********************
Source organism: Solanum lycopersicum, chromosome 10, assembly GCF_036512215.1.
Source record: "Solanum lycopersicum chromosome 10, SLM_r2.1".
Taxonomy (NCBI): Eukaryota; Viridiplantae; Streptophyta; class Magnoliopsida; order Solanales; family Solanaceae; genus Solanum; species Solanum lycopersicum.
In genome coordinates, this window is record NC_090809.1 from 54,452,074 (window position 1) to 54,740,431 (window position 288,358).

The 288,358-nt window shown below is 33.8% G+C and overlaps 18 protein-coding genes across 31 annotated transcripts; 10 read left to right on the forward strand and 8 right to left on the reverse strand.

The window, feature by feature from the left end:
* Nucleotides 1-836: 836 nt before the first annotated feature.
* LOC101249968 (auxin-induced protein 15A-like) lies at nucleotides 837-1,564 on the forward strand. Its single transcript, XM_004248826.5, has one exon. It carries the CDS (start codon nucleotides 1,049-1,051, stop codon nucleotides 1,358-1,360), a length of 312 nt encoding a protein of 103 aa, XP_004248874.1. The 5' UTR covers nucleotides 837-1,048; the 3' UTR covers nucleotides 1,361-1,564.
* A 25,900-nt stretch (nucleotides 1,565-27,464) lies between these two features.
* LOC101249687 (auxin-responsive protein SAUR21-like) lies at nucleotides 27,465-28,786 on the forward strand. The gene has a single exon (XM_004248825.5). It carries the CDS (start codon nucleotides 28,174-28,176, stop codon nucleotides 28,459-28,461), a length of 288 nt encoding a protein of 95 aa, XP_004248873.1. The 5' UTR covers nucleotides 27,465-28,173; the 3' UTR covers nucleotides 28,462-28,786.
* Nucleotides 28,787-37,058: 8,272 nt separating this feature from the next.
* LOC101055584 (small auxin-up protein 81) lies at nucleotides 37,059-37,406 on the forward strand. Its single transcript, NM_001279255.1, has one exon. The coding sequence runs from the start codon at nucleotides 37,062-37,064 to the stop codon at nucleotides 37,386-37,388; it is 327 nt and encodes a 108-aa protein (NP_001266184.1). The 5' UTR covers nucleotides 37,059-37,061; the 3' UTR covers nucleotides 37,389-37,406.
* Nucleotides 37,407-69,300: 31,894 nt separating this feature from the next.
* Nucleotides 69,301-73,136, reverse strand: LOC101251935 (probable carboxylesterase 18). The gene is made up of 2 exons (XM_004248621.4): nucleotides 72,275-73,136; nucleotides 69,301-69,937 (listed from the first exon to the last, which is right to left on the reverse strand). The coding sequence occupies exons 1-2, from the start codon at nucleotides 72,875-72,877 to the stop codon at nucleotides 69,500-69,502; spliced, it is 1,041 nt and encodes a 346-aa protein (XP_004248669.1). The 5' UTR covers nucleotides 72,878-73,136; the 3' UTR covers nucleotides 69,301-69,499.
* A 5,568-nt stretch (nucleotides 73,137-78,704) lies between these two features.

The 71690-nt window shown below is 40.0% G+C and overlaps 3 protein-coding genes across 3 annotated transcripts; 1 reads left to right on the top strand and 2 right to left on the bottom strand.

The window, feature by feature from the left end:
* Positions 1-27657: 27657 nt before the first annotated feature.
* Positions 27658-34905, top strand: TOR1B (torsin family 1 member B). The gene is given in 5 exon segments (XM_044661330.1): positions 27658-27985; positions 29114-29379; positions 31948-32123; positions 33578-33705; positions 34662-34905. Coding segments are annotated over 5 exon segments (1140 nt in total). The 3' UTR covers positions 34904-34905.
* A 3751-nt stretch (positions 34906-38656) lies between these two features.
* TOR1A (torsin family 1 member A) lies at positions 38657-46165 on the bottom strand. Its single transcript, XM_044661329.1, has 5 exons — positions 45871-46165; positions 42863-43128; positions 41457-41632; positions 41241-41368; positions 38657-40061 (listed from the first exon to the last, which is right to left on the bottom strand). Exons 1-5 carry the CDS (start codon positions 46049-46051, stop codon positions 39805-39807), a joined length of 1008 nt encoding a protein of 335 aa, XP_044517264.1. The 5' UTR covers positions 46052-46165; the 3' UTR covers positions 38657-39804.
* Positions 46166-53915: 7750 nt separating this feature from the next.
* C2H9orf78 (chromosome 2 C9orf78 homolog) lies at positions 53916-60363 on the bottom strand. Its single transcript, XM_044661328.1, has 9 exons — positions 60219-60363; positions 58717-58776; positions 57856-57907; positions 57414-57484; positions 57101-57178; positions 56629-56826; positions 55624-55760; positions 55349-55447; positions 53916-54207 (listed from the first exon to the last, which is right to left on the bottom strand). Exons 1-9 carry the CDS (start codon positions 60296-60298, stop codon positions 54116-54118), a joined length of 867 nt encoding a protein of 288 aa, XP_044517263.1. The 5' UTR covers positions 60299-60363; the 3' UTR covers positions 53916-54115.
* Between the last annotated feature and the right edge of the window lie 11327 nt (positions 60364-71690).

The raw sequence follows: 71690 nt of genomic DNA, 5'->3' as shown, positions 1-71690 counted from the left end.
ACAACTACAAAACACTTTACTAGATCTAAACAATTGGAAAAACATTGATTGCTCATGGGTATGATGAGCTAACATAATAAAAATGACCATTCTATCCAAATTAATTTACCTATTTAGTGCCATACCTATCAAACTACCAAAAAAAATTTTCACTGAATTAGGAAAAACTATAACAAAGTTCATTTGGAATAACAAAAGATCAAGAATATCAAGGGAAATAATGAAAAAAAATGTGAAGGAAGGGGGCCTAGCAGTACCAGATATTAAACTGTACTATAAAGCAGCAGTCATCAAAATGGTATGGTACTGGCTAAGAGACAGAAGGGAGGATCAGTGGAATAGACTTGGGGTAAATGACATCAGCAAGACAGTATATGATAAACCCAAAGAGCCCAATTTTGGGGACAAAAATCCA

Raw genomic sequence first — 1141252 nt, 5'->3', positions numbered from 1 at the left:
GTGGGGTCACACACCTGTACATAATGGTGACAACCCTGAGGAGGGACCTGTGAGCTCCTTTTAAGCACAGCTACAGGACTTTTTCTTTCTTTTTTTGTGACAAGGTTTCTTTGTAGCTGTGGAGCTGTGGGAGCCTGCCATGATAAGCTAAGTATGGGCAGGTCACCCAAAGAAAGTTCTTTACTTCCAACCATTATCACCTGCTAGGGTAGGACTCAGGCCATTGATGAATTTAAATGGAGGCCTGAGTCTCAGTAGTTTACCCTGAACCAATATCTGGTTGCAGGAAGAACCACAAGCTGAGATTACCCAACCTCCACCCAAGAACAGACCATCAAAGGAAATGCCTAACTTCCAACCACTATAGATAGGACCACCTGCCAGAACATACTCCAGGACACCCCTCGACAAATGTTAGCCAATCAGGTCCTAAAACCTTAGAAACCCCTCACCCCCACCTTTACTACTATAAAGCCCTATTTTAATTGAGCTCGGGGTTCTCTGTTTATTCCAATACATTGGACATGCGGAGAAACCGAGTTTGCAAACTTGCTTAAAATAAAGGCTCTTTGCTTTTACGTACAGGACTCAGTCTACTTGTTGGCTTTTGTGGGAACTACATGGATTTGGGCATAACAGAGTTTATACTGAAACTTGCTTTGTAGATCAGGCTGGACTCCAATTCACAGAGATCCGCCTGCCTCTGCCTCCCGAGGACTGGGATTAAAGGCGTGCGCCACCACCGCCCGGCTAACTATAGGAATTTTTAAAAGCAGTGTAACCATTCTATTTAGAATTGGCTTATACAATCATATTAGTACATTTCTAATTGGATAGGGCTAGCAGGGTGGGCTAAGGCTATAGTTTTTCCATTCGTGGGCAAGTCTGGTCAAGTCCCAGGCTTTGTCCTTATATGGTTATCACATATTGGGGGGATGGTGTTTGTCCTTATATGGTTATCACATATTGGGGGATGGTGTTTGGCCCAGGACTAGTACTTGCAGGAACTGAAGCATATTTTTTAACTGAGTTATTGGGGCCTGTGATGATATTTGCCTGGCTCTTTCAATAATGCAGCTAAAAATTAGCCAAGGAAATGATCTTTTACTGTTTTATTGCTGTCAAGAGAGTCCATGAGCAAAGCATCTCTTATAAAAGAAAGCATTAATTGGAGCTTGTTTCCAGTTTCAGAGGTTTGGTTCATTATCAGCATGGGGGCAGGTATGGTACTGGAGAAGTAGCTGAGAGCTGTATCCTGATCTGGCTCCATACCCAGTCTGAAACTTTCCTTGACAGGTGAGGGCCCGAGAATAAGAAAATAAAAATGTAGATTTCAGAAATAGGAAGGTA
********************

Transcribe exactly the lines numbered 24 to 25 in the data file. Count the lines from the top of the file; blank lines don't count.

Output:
* Between the last annotated feature and the right edge of the window lie 11327 nt (positions 60364-71690).

The raw sequence follows: 71690 nt of genomic DNA, 5'->3' as shown, positions 1-71690 counted from the left end.